Google reportedly plans to test out millimetre frequency trials in California
Google is to hold spectrum trials in California to determine whether the company can offer superfast broadband comparable to its fibre service in the US without the need to lay physical cables, according to a report.
Reuters says the search giant has filed an application with the US Federal Communications Commission (FCC) to hold a 180 day test at three locations in California; one in San Mateo County and two at its campus in Mountain View.
The trials will use the 5.8GHz and 24.2GHz bands as well as the millimetre wave bands of 71-76GHz and 81-86GHz. Millimetre bands are rarely used but are capable of transmitting large quantities of data over short distances.
Google wireless trials
Connections require a direct line of sight, but in theory, the use of multiple transmitters on top of buildings could work just as well as fibre. The trials will start on 13 November, but it is believed no data will be sent using the networks, as Google is keen to see how well the signals travel over different distances and terrains.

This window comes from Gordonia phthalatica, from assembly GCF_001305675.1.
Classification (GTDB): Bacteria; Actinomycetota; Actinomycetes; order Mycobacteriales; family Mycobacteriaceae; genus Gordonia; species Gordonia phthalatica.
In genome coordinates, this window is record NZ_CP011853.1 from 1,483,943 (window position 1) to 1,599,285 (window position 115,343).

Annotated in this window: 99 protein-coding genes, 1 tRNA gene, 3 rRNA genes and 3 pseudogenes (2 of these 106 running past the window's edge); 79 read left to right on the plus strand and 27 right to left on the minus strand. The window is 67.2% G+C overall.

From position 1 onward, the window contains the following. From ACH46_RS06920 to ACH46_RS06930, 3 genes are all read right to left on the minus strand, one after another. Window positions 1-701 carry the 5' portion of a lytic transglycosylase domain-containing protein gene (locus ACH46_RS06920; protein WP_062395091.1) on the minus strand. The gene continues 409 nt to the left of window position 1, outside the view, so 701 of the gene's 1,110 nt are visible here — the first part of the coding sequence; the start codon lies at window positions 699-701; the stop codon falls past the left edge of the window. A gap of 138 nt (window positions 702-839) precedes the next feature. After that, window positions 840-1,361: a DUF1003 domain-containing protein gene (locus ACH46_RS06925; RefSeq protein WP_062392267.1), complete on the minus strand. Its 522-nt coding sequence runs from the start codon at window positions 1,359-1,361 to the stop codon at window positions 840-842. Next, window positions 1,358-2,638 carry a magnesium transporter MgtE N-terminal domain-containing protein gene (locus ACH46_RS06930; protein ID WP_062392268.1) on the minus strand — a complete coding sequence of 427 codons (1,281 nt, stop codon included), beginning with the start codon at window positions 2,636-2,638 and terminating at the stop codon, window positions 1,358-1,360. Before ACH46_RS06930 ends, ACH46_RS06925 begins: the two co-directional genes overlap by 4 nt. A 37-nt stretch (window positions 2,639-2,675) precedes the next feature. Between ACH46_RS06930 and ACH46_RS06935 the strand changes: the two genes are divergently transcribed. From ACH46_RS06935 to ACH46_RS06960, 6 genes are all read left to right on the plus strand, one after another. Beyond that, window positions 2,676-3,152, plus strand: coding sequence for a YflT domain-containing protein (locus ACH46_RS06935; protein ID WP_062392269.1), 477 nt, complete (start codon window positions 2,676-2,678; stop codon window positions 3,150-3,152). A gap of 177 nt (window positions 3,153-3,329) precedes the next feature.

The FCC is due to hold a meeting to discuss the possibility of using millimetre frequencies for data services and what the agency’s role should be in the development of the technology, but Google will hope its plans will give it a head start over the competition.
Google has built or is in the process of building Fibre To The Premise (FTTP) networks in 34 US cities, and with experts suggesting that the radio technology outlined in its application is the closest thing possible to fibre, millimetre frequencies could make the rollout of superfast broadband cheaper and quicker, posing a serious threat to existing cable providers.
It had been reported earlier this year that Google was planning to bring ‘Google Fiber’ to the UK and had discussed a potential partnership with Gigabit network provider CityFibre. However it refuted such reports, claiming it had no “serious plans” to bring 1Gbps speeds to these shores at present.